New England Footwear LLC on Friday closed a deal to acquire the GoLite footwear business from The Timberland Company. Douglas Clark, who was previously VP of Timberlands Invention Factory, formed Portsmouth, NH-based New England Footwear two weeks ago. He is now the president and “visionary” of the company and has assumed functional responsibility of the product line as well as personal oversight of all product development. As of press time, financial terms of the deal were unavailable.
The Timberland Company decided in April to shutter its Miôn and GoLite outdoor footwear lines in a sudden reversal of its multi-branded outdoor specialty strategy launched three years ago. The decision, which resulted in the termination of a number of executive and staff positions, was made after efforts to sell the brands failed. Investors interested in the GoLite brand reportedly backed off after Timberland disclosed it would not sell them an exclusive right to use the technology that went into the shoes unique sole. Apparently the company intends to incorporate the shoes unique lugged soles into its other outdoor brands.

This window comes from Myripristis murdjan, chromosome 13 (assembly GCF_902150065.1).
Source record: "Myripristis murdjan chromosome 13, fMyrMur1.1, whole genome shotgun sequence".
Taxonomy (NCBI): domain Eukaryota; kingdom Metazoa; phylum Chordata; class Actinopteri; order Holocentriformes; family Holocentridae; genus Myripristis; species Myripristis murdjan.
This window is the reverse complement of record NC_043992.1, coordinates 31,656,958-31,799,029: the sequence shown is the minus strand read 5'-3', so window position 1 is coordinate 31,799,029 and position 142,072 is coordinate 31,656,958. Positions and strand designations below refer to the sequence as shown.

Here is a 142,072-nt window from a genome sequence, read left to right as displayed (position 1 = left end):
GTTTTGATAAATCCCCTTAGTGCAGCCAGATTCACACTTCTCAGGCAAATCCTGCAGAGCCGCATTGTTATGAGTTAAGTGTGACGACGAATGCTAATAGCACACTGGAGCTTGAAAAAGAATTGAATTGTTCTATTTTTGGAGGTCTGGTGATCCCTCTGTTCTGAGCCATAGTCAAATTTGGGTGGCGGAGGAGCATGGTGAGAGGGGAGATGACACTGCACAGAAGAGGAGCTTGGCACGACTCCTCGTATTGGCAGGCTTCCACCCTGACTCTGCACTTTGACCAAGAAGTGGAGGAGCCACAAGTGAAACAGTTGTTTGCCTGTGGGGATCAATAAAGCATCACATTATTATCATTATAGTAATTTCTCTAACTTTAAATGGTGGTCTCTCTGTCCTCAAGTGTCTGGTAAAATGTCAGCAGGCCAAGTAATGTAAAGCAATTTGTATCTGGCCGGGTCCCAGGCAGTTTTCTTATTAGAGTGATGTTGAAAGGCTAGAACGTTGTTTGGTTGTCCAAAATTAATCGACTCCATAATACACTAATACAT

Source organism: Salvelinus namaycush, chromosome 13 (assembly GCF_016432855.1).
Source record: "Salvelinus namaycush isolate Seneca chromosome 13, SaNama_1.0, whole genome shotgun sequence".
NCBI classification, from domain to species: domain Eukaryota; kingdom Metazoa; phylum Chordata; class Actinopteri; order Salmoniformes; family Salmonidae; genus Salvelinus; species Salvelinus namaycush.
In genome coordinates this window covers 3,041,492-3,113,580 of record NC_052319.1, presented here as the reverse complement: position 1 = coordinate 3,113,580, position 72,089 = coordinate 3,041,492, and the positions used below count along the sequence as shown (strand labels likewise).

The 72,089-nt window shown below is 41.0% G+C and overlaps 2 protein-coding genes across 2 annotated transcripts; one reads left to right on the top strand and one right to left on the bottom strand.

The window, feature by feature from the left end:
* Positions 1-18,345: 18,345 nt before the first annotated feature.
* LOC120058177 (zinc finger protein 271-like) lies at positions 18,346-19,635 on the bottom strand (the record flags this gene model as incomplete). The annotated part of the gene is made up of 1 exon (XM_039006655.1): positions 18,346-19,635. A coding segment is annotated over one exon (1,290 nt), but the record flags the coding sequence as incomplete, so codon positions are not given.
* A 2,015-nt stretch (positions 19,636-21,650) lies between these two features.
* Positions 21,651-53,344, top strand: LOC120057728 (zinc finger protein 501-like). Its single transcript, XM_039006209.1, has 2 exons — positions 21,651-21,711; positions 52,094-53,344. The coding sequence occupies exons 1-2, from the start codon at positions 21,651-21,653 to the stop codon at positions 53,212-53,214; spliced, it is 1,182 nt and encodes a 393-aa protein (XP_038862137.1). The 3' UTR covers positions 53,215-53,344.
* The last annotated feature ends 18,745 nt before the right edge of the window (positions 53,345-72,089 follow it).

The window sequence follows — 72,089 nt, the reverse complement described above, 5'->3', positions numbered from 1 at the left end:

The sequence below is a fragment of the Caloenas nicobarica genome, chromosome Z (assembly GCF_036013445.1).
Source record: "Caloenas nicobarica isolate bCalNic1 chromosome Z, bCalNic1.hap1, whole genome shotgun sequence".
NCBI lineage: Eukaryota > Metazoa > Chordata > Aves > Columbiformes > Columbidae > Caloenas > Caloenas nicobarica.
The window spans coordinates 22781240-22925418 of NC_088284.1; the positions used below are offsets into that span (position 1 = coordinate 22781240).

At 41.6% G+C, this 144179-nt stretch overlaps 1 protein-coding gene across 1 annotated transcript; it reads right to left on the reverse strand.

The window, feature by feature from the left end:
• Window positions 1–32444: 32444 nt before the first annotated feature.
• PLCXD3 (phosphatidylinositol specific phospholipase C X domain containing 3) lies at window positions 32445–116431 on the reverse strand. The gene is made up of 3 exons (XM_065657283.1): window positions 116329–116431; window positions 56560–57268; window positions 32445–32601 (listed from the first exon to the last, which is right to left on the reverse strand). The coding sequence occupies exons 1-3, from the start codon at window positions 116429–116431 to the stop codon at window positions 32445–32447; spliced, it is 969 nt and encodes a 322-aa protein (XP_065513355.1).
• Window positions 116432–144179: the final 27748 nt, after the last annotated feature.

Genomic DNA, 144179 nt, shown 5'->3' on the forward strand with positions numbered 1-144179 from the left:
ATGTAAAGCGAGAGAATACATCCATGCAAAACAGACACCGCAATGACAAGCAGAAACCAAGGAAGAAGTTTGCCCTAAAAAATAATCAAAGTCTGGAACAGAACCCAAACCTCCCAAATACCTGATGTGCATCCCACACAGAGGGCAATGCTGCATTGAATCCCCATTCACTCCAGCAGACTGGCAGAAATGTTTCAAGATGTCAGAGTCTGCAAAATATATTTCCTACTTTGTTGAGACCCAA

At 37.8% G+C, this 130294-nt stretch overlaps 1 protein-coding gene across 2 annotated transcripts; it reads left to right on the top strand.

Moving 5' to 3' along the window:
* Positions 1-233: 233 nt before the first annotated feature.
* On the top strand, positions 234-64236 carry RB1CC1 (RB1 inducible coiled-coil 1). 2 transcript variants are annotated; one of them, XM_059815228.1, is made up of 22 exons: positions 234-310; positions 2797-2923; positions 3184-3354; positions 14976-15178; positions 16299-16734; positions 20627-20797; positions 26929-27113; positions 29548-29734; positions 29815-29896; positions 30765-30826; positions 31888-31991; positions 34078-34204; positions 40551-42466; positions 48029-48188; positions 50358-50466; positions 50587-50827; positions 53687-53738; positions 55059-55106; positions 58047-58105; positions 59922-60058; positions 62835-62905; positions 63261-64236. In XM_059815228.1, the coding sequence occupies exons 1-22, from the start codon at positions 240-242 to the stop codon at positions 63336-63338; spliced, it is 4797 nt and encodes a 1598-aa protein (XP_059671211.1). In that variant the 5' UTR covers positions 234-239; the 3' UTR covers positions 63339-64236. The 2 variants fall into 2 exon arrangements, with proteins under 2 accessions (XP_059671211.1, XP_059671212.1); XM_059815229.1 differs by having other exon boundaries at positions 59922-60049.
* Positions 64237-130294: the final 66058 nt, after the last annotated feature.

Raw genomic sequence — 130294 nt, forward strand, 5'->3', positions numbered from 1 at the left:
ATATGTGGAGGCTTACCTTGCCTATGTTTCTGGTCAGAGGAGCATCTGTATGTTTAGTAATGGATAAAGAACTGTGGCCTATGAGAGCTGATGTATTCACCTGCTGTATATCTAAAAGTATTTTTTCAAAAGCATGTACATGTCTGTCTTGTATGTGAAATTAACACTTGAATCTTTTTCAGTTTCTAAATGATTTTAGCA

Clark has hired Tom Montgomery as COO to help run back-end operations at New England Footwear. Montgomery previously served as senior vice president of sourcing at Stride Rite, and his experience includes stints as SVP of sourcing at Kenneth Cole and VP of sourcing at Timberland. Matt King, a former sales executive at Peregrine Outfitters, has also joined the company to run sales and marketing.
Clark was adamant when he said, “The thing I want people to understand is that were not going to just continue what was happening. I want to get back to introducing this innovation. To me, the GoLite platform has a tremendous amount of potential not only for trail running shoes, but for any activity performed on uneven terrain. We would like to reposition this brand to be an OUTDOOR athletic brand-outdoor in capital letters and athletic in lowercase. We see this brand quickly extending into the categories of fast-packing, hiking, trekking and hybrid shoes.”